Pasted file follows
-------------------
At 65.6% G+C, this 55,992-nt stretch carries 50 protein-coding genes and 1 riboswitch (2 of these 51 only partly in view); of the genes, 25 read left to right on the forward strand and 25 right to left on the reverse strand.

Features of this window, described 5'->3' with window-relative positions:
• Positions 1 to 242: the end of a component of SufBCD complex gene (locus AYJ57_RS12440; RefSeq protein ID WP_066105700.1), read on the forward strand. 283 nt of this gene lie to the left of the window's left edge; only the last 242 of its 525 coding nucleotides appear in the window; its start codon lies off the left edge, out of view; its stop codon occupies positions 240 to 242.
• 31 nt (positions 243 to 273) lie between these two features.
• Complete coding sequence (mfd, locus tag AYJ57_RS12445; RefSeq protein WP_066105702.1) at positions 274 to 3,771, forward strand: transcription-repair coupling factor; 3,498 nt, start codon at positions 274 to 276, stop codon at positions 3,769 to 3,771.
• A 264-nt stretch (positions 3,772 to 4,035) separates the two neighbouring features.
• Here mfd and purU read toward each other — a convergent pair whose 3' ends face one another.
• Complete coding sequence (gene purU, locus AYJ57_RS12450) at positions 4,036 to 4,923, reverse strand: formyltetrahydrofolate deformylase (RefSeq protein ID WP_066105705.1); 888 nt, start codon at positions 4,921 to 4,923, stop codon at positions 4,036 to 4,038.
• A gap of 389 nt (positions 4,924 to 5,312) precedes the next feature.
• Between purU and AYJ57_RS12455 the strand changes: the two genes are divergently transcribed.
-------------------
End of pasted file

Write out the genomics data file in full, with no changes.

At 65.6% G+C, this 55,992-nt stretch carries 50 protein-coding genes and 1 riboswitch (2 of these 51 only partly in view); of the genes, 25 read left to right on the forward strand and 25 right to left on the reverse strand.

Features of this window, described 5'->3' with window-relative positions:
• Positions 1 to 242: the end of a component of SufBCD complex gene (locus AYJ57_RS12440; RefSeq protein ID WP_066105700.1), read on the forward strand. 283 nt of this gene lie to the left of the window's left edge; only the last 242 of its 525 coding nucleotides appear in the window; its start codon lies off the left edge, out of view; its stop codon occupies positions 240 to 242.
• 31 nt (positions 243 to 273) lie between these two features.
• Complete coding sequence (mfd, locus tag AYJ57_RS12445; RefSeq protein WP_066105702.1) at positions 274 to 3,771, forward strand: transcription-repair coupling factor; 3,498 nt, start codon at positions 274 to 276, stop codon at positions 3,769 to 3,771.
• A 264-nt stretch (positions 3,772 to 4,035) separates the two neighbouring features.
• Here mfd and purU read toward each other — a convergent pair whose 3' ends face one another.
• Complete coding sequence (gene purU, locus AYJ57_RS12450) at positions 4,036 to 4,923, reverse strand: formyltetrahydrofolate deformylase (RefSeq protein ID WP_066105705.1); 888 nt, start codon at positions 4,921 to 4,923, stop codon at positions 4,036 to 4,038.
• A gap of 389 nt (positions 4,924 to 5,312) precedes the next feature.
• Between purU and AYJ57_RS12455 the strand changes: the two genes are divergently transcribed.